When a group of Delhi-based youngsters heard about the lynching of 16-year-old Junaid Khan, who had been attacked by a mob that allegedly hurled communal slurs at him on a Mathura-bound train on June 22, 2017, they decided to channel their shock and dismay into a documentary. Khan’s killing was just one of many instances of mob violence in India since 2015, largely targetting minorities. Shaheen Ahmed, Ashfaque EJ, Furqan Faridi and Vishu Sejwal decided to document these cases in their film Lynch Nation.

The film was premiered in Delhi in November and was screened at the New York University on Friday. Next up is a screening in Kolkata as part of the South Asian Short Film Festival (March 18-31).

“This film should be treated as a conversation-starter on mob lynchings in India,” Ashfaque told Scroll.in. The 42-minute film travels to the homes of Junaid Khan, Pehlu Khan, Umar Khan, Alimuddin Ansari, Mohammed Akhlaq and other victims of mob violence in recent years – most of them involving cow-protection vigilantes or gau rakshaks – and spoke to their families. They also travelled to Una, where a video of four Dalit men being stripped and beaten up by goons for skinning a dead cow sparked protests across the state.

The film’s focus is to “listen and document what the families of lynching victims go through, and not let them be reduced to numbers and statistics”, Faridi and Ahmed said. The documentary also tries to examine the impact of the violence and loss on the families of victims and their legal struggles in seeking justice.

Lynch Nation (2018).

Ashfaque, Faridi, and Sejwal are journalists by profession and this is their first film. Ahmed is a freelance filmmaker. To make Lynch Nation, they approached their friends and family members to help them with funds. The group, with basic equipment in hand, then travelled to the places where incidents of mob violence had been reported, including Uttar Pradesh’s Dadri, Faridabad and Nuh in Haryana, Alwar in Rajasthan and Ramgarh in Jharkhand.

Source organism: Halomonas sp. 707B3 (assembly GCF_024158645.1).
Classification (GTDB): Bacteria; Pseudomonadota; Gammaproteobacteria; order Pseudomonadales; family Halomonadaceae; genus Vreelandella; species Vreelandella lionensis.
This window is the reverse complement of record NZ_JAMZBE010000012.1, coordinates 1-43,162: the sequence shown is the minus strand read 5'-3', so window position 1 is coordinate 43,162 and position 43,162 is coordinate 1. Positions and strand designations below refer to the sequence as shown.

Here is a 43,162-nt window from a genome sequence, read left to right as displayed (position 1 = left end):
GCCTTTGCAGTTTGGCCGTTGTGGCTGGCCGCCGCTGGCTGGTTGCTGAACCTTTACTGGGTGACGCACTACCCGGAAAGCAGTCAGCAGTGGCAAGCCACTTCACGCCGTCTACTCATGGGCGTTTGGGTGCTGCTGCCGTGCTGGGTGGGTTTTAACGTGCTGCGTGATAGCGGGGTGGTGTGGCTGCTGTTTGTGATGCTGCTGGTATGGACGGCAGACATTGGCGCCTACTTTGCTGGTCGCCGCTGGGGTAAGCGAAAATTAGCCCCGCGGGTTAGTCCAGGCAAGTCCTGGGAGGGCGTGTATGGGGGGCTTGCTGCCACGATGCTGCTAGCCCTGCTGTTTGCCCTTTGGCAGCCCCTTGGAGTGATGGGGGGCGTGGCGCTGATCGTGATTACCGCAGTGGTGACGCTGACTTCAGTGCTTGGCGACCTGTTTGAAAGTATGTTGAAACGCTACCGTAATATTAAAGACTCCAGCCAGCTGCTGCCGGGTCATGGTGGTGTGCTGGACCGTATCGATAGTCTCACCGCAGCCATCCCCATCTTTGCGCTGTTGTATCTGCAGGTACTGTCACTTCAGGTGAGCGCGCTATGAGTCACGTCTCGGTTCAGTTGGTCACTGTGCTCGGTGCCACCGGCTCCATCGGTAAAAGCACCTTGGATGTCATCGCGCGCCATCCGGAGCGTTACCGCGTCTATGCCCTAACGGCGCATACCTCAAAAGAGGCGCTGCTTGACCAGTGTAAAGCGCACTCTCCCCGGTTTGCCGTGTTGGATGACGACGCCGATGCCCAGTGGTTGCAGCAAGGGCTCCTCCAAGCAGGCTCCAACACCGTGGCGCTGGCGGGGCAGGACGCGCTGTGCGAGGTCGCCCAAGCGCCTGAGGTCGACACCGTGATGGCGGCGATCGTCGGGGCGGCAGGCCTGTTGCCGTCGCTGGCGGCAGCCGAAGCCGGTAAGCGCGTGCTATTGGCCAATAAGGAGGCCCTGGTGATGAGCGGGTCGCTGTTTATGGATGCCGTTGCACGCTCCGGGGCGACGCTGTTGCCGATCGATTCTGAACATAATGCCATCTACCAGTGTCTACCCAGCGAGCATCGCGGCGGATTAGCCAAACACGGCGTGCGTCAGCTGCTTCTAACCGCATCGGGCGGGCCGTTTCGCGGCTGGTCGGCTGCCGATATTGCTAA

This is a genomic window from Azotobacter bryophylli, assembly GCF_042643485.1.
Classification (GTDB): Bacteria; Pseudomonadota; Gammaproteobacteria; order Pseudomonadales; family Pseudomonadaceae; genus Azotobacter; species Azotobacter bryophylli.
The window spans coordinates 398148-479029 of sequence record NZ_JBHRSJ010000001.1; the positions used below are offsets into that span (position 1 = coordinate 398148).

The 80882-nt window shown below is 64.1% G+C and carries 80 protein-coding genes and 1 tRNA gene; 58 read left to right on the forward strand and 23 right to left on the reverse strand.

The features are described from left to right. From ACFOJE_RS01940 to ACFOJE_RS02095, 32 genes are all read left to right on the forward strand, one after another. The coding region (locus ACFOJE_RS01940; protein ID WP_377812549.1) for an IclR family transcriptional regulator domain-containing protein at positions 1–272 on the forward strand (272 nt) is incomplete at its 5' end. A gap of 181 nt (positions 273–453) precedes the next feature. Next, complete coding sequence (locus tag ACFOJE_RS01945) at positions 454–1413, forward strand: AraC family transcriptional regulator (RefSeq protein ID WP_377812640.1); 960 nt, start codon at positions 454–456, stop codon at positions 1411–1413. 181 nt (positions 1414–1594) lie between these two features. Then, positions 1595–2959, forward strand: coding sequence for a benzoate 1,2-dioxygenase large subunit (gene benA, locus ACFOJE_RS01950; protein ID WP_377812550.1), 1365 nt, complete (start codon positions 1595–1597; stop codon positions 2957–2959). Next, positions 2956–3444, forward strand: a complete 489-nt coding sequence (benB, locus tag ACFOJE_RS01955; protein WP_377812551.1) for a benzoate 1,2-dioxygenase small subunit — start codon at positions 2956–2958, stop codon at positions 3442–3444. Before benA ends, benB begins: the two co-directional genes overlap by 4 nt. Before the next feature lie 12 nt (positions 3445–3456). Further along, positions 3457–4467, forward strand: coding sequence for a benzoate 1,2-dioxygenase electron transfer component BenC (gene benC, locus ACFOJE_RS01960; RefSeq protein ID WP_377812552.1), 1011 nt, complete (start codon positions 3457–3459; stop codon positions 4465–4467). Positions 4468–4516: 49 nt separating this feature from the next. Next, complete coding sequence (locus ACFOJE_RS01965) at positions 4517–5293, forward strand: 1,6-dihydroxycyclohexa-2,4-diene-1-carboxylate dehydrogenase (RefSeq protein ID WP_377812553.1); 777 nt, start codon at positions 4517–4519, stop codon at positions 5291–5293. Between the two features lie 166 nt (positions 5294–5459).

The filmmakers were initially hesitant to speak to the families of victims, afraid they would reopen their wounds. “But once we contacted the families, we realised that they wanted to talk to people about their ongoing struggles despite suffering terrible losses,” the directors said.

What particularly disturbed the filmmakers was the political patronage to perpetrators of mob violence – many of them part of right-wing fundamentalist groups. While the Bharatiya Janata Party government has failed to strongly condemn these incidents, in some cases, leaders have even spoken up in support of the accused.

The directors said they found similarities between the spate of lynchings in India and the mob violence in the United States of America after slavery was abolished in 1863, many of them led by the white supremacist Ku Klux Klan. Citing the example of Lawrence Beitler’s photograph of lynching victims Thomas Shipp and Abram Smith surrounded by cheering mobs, Ashfaque said, “Here also we felt that we were enjoying those lynch videos through newsrooms and mobile phones. We all were reduced to that inert crowd who enjoyed the show. So we were left with no option but to do something.”

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